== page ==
Osteolysis at the bone–cement interface was defined as any progressive and newly developed endosteal bone loss with a diameter > 3 mm [1316]. A radiolucent line at the prosthesis–cement interface, not visible on the first postoperative radiograph, was considered debonding of the stem–cement interface [13]. The alignment of the stem was evaluated on the radiograph 4 months postoperatively by comparing the femoral bone axis to the stem axis. The axis of the femoral bone was determined by drawing a line through the center of two lines, drawn at two different heights of the femur, at the level of the prosthesis, perpendicular to the cortex. An analogous axis was drawn through the stem of the prosthesis. A varus or valgus alignment of less than 3° was considered to be neutral [17]. Subsidence was defined as being an increase of radiolucency between the shoulder of the prosthesis and proximal cement in Gruen zone 1 [12]. Cortical atrophy of the femur was defined as being a longitudinal thinning of the femoral cortex due to intracortical porosis, without any measurable changes of the diameter of the femur [18]. Debonding, osteolysis, and cortical atrophy of the femur were evaluated in the Gruen zones [19]. Stems were considered radiographically loose when osteolysis in all Gruen zones was present and/or subsidence was > 10 mm [1520].

Ambiguous findings were discussed with the senior investigator (**blinded**) and agreed upon.

Statistics

A survival analysis with death as a competing risk was performed to determine the cumulative revision rate (CRR) of: (1) aseptic loosening of the stem and (2) stem loosening for any reason. Patients without any revision were censored at the date of last contact. The analysis was halted once the number of patients at risk was smaller than 25.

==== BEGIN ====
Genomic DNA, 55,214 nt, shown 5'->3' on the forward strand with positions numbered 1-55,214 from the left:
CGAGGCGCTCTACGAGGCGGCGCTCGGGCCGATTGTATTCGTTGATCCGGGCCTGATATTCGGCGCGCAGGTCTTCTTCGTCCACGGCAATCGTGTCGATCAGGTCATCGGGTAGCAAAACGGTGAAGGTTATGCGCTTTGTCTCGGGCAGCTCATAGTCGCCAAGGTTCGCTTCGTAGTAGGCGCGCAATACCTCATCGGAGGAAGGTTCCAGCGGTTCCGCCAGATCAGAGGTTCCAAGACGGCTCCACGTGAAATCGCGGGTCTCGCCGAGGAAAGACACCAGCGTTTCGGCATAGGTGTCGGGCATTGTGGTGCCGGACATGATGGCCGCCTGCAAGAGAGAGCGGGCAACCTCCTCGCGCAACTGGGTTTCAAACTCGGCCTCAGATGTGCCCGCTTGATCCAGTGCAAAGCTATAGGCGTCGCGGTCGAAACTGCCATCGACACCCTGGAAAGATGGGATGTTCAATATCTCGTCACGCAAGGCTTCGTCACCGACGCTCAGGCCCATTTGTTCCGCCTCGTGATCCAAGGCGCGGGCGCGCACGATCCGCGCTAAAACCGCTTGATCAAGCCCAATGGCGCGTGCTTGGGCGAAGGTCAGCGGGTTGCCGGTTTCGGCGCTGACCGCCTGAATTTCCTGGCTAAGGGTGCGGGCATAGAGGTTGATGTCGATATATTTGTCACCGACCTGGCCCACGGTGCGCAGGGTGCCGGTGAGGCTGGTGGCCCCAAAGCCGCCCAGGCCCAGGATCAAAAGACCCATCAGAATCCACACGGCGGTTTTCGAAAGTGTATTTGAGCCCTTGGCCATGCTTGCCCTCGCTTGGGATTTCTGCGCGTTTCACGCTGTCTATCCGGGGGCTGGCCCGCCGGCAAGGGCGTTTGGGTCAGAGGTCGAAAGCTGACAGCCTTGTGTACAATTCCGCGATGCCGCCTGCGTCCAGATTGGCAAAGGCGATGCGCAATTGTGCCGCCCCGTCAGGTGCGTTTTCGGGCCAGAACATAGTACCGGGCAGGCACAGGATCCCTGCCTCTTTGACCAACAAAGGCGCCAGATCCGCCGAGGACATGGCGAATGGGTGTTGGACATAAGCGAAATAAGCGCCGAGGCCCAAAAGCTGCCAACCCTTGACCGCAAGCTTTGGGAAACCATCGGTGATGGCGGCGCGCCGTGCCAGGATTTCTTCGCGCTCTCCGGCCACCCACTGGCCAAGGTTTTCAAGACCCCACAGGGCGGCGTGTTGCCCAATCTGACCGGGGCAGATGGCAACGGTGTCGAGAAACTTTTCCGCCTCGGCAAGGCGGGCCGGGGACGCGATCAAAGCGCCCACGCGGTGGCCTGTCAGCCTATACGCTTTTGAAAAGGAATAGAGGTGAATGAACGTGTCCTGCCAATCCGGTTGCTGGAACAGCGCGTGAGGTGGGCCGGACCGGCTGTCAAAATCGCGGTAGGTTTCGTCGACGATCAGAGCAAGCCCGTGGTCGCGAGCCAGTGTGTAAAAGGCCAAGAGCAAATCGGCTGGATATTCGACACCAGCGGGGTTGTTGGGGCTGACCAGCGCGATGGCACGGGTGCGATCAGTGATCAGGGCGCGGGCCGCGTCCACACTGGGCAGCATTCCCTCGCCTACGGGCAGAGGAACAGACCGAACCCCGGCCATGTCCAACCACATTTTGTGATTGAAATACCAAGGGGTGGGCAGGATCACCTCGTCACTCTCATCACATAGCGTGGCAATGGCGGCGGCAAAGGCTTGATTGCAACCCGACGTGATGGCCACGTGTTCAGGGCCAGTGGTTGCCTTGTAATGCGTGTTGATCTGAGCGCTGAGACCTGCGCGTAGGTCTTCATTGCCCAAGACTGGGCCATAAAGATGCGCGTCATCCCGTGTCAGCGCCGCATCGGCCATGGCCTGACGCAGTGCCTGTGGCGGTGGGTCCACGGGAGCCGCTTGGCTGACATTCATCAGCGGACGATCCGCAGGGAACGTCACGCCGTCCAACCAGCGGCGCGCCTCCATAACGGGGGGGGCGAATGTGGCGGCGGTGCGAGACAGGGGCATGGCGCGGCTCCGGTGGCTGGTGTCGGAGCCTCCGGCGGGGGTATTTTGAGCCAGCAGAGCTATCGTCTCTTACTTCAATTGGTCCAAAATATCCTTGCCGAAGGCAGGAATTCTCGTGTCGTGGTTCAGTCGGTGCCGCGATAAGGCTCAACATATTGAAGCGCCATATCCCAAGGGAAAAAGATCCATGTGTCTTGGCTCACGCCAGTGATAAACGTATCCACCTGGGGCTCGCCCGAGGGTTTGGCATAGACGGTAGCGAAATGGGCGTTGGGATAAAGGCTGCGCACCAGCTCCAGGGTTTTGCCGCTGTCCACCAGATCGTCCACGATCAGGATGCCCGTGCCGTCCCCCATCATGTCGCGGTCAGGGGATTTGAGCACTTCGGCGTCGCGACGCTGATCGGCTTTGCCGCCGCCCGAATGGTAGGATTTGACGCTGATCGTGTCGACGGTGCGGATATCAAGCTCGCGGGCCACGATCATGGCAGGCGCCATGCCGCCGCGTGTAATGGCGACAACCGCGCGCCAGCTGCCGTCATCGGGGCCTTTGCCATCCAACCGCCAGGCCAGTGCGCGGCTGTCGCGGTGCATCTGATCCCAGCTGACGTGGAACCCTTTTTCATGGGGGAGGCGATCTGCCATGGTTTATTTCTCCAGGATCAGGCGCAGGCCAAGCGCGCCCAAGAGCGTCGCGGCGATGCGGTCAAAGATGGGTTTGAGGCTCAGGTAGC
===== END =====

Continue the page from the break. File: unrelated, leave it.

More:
In addition, time to aseptic loosening of the stem was analyzed using a multivariate proportional hazards model for the subdistribution of death as a competing risk [21]. Factors included in the full model were known risk factors for aseptic loosening of the original Müller straight stem such as age (< 60, 60–70, > 70 years), sex, stem material (CoCr, Ti, and stainless steel), cup fixation (cemented and uncemented), stem size (5.0, 7.5, 10.0, and ≥ 12.5) [15], type of cement (Sulfix, Palacos) [15], and stem alignment (neutral, >|3°|). Selection of the parameter in the final model was performed using the Bayesian information criteria (BIC) [2223].

Categorical data were compared using Fisher’s exact test or Pearson’s Chi-square test, while, for continuous variables, a t test was used. The level for statistical significance was set at p < 0.05.

Statistical analyses were performed using R statistical package version 3.1.3 [24].

Results

Follow-up

Twenty-two patients [34 hips, 15 CoCr (48%), 14 Ti (54%), and 5 stainless steel (13%)] had died of causes unrelated to the THA 11 (0.7–23) years after implantation; one patient (stainless steel group) was lost to follow-up after 6 years. The median clinical follow-up was 12 (0.7–30) years.

Cumulative revision rate

17 stems were revised: 13 for aseptic loosening, 2 due to infection, 1 after recurrent dislocations, and 1 after a periprosthetic femoral fracture. There was one additional isolated cup revision.

The cumulative revision rate (CRR) for aseptic loosening at 15 years was 12.5% (95% CI 6.6–20.5%); the CRR for stem loosening for any reason at 15 years was 16.4% (9.6–24.7%). In contrast, the competing risk for death at 15 years was 32.1% (22.0–42.7%). CRR for aseptic loosening of the stem of the various materials were 2.7% (0.2–12.3%), 12.9% (4.0–27.3%), and 24.5% (9.6–43.1%) for stainless steel, CoCr, and Ti, respectively (p = 0.10, Fig. 4).

Risk factors for aseptic loosening of the stem

The hazard ratios (HR) of the full model are presented in Table 2. Based on these estimates, a model was built using the BIC difference to the null model using a “forward” approach. As Palacos was only used in combination with implants made of stainless steel, the factor cement was merged with the factor material. The final model included stem material/type of cement [CoCr/Sulfix, HR 4.42 (0.54–36.0), p = 0.16; Ti/Sulfix, HR 10.2 (1.16–89.1), p = 0.04] and stem alignment [HR 3.84 (1.23–12.0), p = 0.02].